Jeremy Hunt seems to be positioning himself as the strongman of the NHS. With escalating rhetoric and the use of threats he wishes to portray himself as a ferocious patient advocate standing up against a callous and uncaring medical profession. But, unless I'm much mistaken, much of what he is demanding already exists.
This latest dispute about consultants working at weekends baffles me. I have never worked in a hospital where a surgical consultant didn't review all surgical patients at the weekend and where a medical consultant didn't do a twice daily ward round on a Saturday and a Sunday to review new patients. If waiting lists are beginning to lengthen then hospitals will also often carry out routine operations at the weekend to shorten them. I have also never worked in an area of the country where there wasn't access to GPs 24 hours a day and 7 days a week, his other major target. Is he not pushing violently at an open door?
If this is all just political posturing then he can declare victory tomorrow. He can claim tomorrow that consultants are now working at the weekend and GPs are working overnight and he would be right.
The evidence for the need for these changes is actually extremely weak. He often quotes the figure that a patient is 16% more likely to die if admitted at a weekend than on a weekday. This is a little disingenuous. For the statistically minded 16% is the relative risk which is a ratio comparing the risk of dying on a weekday and a weekend. Perhaps a more useful and more accurate statistic would be the absolute risk which is the raw numerical difference between the chance of dying at the weekend and the chance of dying in the week. This figure is 0.3%.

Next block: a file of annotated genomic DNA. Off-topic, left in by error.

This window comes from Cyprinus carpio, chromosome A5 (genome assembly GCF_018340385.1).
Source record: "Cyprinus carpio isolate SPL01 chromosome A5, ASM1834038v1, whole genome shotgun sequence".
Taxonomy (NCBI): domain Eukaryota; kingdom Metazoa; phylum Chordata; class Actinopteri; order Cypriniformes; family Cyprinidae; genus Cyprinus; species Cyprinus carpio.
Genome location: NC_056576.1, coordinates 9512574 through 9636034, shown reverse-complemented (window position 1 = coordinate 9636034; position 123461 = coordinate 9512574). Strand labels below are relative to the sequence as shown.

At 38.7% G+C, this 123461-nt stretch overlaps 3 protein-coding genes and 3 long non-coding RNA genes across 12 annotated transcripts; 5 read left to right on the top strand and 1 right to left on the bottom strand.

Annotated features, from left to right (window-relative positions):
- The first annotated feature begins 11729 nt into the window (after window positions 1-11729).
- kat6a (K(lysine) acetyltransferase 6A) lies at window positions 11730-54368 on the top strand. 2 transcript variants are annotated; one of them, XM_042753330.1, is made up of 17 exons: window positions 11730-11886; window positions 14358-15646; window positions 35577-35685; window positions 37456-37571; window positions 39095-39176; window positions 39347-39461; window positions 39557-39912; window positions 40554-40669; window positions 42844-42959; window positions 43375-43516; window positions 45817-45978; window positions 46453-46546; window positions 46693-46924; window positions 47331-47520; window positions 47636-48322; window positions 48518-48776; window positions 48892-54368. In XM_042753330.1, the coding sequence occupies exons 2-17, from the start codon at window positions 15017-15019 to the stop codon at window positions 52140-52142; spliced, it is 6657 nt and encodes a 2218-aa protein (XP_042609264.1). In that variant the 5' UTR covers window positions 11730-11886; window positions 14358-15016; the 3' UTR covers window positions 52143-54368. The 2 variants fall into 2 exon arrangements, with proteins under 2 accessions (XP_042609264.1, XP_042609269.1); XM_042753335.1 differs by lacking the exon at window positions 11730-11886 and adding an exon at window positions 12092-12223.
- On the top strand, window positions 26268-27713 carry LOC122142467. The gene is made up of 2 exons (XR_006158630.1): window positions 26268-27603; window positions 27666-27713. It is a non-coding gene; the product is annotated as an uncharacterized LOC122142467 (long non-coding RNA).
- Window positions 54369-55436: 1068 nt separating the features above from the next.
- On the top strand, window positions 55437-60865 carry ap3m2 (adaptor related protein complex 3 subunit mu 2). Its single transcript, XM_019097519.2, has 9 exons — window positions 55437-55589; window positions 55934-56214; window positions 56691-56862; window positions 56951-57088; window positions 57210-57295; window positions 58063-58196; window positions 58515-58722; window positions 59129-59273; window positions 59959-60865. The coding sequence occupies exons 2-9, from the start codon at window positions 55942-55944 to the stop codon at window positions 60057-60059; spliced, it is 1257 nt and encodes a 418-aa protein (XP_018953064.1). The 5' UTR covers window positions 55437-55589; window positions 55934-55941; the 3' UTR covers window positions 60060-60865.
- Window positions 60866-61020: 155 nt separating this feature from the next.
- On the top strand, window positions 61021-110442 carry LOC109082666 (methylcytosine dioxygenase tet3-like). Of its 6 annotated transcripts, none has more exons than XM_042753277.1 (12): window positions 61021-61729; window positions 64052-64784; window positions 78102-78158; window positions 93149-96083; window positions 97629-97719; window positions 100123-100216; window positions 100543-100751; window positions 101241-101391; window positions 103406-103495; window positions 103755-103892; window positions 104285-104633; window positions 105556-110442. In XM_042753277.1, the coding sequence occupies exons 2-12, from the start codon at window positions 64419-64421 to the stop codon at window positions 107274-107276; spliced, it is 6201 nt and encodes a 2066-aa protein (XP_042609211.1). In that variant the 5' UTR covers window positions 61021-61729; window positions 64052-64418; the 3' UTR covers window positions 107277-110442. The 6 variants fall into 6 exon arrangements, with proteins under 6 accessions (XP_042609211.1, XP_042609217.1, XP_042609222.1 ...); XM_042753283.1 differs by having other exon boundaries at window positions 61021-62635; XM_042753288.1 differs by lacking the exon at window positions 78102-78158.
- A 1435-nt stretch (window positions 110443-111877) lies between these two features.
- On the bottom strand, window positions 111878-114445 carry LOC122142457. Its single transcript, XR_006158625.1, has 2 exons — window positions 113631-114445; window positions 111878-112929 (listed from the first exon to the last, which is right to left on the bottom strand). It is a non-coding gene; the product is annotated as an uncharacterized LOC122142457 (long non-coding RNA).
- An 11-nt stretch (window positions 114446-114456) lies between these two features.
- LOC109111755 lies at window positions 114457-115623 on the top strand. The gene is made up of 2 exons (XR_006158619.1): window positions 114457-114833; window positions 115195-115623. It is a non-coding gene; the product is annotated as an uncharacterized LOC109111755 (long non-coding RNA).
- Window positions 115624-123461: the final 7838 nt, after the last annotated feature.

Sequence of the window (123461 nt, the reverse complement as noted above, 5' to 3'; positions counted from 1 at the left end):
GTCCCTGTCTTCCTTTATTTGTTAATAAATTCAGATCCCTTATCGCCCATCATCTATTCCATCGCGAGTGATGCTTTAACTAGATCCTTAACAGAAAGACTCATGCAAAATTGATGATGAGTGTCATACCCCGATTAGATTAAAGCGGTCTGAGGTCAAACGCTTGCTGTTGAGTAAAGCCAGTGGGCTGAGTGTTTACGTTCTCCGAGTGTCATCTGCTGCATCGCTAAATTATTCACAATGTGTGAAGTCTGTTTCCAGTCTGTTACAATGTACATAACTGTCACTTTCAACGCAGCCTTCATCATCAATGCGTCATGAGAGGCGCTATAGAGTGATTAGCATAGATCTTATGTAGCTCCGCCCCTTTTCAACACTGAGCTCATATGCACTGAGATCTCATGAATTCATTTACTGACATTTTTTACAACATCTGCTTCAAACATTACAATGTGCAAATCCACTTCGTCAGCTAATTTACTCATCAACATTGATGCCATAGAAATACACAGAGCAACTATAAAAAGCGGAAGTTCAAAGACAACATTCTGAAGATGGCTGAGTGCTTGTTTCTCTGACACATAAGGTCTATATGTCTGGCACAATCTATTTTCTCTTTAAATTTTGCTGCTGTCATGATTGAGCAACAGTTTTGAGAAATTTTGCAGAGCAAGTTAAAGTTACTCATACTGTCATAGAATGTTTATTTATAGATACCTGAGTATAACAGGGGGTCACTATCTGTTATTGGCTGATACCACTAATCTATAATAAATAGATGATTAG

Whilst it is clear that there is a small difference in the risk there is no good evidence explaining why this difference exists and certainly no good evidence that increasing consultant staffing levels will change it. The increased risk may be due to lack of social support in the community at the weekend, difficulties with accessing palliative care or reduced staffing levels in nursing or residential homes. That's all conjecture, but so is Mr Hunt's argument.
I don't think anyone could criticise the aim of having a health service that functions perfectly every day of the week and the Health Secretary is right to have this as a goal. The problem, as ever, is one of resources. Without a major uplift in staffing and funding there is simply no way services can be improved at the weekend without jeopardising services during the week. There is currently no prospect of this major uplift in funding and, if there were, would it make economic sense? The Office of Health Economics thinks not and argues, in a coldly economical way, that the material benefit to our society of paying for these changes does not justify the expenditure.
Jeremy Hunt's high handed and arrogant manner has alienated him from the medical community on numerous occasions. He presents himself as a wolf, ruthlessly seeking to achieve his aims. But much of what he wants already exists and that which doesn't he can't currently achieve. Perhaps mentally he is more sheep like.